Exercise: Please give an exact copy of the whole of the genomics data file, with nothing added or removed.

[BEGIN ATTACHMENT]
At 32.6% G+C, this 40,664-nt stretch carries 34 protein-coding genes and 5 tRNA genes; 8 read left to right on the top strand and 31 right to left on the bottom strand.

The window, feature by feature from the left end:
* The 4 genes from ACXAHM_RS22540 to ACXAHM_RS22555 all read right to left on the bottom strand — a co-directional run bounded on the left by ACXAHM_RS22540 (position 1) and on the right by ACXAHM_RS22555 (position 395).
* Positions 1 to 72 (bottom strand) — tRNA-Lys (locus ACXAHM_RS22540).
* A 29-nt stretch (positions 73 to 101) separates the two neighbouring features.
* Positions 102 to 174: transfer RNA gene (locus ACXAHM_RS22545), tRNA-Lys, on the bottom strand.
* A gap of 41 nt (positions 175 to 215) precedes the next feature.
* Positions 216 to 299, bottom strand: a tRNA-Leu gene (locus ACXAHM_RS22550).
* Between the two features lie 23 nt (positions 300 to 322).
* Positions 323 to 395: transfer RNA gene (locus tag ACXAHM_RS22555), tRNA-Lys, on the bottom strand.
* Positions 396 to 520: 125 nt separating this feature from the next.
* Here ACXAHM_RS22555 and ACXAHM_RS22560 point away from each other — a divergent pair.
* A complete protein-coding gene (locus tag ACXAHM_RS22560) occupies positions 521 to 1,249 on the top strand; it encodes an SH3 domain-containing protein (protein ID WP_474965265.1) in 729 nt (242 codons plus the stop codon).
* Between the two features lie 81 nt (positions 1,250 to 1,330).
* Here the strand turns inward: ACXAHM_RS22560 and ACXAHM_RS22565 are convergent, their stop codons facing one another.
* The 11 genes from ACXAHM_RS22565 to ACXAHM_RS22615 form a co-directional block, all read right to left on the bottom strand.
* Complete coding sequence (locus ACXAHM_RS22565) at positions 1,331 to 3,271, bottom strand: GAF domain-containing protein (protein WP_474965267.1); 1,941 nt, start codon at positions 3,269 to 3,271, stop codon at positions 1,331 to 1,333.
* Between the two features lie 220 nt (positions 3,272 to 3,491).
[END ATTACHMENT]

At 32.6% G+C, this 40,664-nt stretch carries 34 protein-coding genes and 5 tRNA genes; 8 read left to right on the top strand and 31 right to left on the bottom strand.

The window, feature by feature from the left end:
* The 4 genes from ACXAHM_RS22540 to ACXAHM_RS22555 all read right to left on the bottom strand — a co-directional run bounded on the left by ACXAHM_RS22540 (position 1) and on the right by ACXAHM_RS22555 (position 395).
* Positions 1 to 72 (bottom strand) — tRNA-Lys (locus ACXAHM_RS22540).
* A 29-nt stretch (positions 73 to 101) separates the two neighbouring features.
* Positions 102 to 174: transfer RNA gene (locus ACXAHM_RS22545), tRNA-Lys, on the bottom strand.
* A gap of 41 nt (positions 175 to 215) precedes the next feature.
* Positions 216 to 299, bottom strand: a tRNA-Leu gene (locus ACXAHM_RS22550).
* Between the two features lie 23 nt (positions 300 to 322).
* Positions 323 to 395: transfer RNA gene (locus tag ACXAHM_RS22555), tRNA-Lys, on the bottom strand.
* Positions 396 to 520: 125 nt separating this feature from the next.
* Here ACXAHM_RS22555 and ACXAHM_RS22560 point away from each other — a divergent pair.
* A complete protein-coding gene (locus tag ACXAHM_RS22560) occupies positions 521 to 1,249 on the top strand; it encodes an SH3 domain-containing protein (protein ID WP_474965265.1) in 729 nt (242 codons plus the stop codon).
* Between the two features lie 81 nt (positions 1,250 to 1,330).
* Here the strand turns inward: ACXAHM_RS22560 and ACXAHM_RS22565 are convergent, their stop codons facing one another.
* The 11 genes from ACXAHM_RS22565 to ACXAHM_RS22615 form a co-directional block, all read right to left on the bottom strand.
* Complete coding sequence (locus ACXAHM_RS22565) at positions 1,331 to 3,271, bottom strand: GAF domain-containing protein (protein WP_474965267.1); 1,941 nt, start codon at positions 3,269 to 3,271, stop codon at positions 1,331 to 1,333.
* Between the two features lie 220 nt (positions 3,272 to 3,491).